One-Week Delay Between Suspicious Behavior and Warrantless Search Was Too Long – U.S. v. Valerio
When I defend drugs and narcotics cases, the legality of searches is often very important. That’s because mere possession of drugs is illegal—and thus, a search can be the basis of criminal charges. But searches—and any resulting police seizure of property—must be legal in order to be admissible in court, because every American is protected from unreasonable searches and seizures by the Fourth Amendment. That principle was reiterated in the Eleventh U.S. Circuit Court of Appeals ruling in U.S. v. Valerio. Robert Joseph Valerio of south Florida was searched without a warrant nearly a week after law enforcement officers saw him acting in a way they thought was suspicious. The Eleventh agreed with Valerio that this was too long to support an exception to Fourth Amendment protections.
A DEA agent on a stakeout observed Valerio visiting a hydroponic gardening store. The agent noticed suspicious behaviors around his license plate during two visits, then followed Valerio to a warehouse in Deerfield Beach. A drug-sniffing dog later indicated drugs at bay 14 of the warehouse. However, a search warrant for bay 14 found that this was someone else’s bay, used as a recording studio where musicians sometimes smoked marijuana. DEA agents then were asked to go Valerio’s home for a “voluntary citizen encounter” in hopes of learning more. But instead of speaking with him as instructed, they waited for him to leave the home and searched him at gunpoint. Valerio eventually admitted to growing marijuana at the warehouse and was charged with growing more than 100 marijuana plants. He challenged the stop and frisk encounter at the subsequent bench trial, and again in this appeal.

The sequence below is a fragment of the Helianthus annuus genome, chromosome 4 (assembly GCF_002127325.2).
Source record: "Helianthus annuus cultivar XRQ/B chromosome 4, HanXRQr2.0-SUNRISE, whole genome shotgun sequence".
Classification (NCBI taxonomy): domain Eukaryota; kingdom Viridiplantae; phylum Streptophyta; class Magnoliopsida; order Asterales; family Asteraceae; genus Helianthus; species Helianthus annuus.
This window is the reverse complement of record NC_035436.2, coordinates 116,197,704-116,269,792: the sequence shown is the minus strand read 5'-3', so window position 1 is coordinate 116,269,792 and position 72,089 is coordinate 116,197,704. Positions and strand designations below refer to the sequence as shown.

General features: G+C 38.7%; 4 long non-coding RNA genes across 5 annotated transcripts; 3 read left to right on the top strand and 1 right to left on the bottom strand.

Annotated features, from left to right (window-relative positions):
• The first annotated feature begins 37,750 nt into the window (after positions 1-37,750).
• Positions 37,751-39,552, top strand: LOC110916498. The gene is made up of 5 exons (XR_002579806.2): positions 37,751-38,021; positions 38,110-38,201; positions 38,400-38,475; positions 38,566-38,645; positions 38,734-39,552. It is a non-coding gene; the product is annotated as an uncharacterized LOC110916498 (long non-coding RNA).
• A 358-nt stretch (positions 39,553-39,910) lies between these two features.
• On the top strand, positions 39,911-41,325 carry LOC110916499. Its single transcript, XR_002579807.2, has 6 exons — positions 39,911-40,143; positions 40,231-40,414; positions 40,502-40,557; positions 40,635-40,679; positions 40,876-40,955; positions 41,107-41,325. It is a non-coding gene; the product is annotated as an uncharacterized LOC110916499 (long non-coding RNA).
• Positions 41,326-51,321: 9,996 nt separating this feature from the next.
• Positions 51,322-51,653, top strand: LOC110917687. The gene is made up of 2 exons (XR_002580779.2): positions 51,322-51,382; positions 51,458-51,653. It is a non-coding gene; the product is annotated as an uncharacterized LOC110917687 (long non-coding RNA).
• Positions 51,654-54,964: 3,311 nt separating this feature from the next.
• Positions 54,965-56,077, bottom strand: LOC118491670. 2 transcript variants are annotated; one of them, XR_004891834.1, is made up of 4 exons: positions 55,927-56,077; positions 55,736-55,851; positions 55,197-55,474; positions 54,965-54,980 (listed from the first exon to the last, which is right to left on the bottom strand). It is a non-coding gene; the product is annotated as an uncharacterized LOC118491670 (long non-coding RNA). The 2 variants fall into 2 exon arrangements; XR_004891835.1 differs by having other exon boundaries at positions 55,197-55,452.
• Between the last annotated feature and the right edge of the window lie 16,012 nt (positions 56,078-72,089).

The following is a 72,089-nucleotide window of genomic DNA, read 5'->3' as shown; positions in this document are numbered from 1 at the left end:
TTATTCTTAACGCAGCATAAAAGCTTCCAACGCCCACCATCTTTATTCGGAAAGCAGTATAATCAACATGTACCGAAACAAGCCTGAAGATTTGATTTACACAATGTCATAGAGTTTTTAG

The Eleventh Circuit started by noting that the government does not argue that this encounter was voluntary. It did argue that the search fell under the Terry v. Ohio exception to the requirement that police must have either a warrant or probable cause to stop and search someone. The Terry exception permits police to “conduct a brief, investigatory stop” if they have a reasonable suspicion of criminal activity, within the “rubric of police conduct” that must take place too quickly to permit a warrant. The Eleventh found that this was not an occasion for swift action requiring a Terry exception, because the search of Valerio took place nearly a week after agents had last observed him doing anything at all. Agents had the time to comply with the Fourth Amendment in several ways, the court observed. It reversed the denial of Valerio’s motion to suppress, vacated his conviction and remanded the case.
This is a good reminder that criminal defendants can score victories when police overstep their rights significantly. Police officers have a lot of leeway—the Terry exception is one example—but as the Eleventh observed, it’s not infinite. When practicalities allow, defendants’ Fourth Amendment rights must be respected, even if that’s inconvenient for officers. Granting the suppression motion will make the case much harder to win on remand, because the admission by Valerio, at gunpoint, was the center of the case against him. That statement and any resulting discoveries are “fruit of the poisonous tree” and cannot be used. That’s why I look carefully at police conduct in any drug possession case or other case that turns on the results of a search.
If you’re accused of a crime in Florida and you’d like to talk to an experienced attorney about your rights and your options, call Seltzer Law, P.A. today. For a free consultation, you can send us an email or call 24 hours a day and seven days a week at 1-888-THE-DEFENSE (1-888-843-3333).
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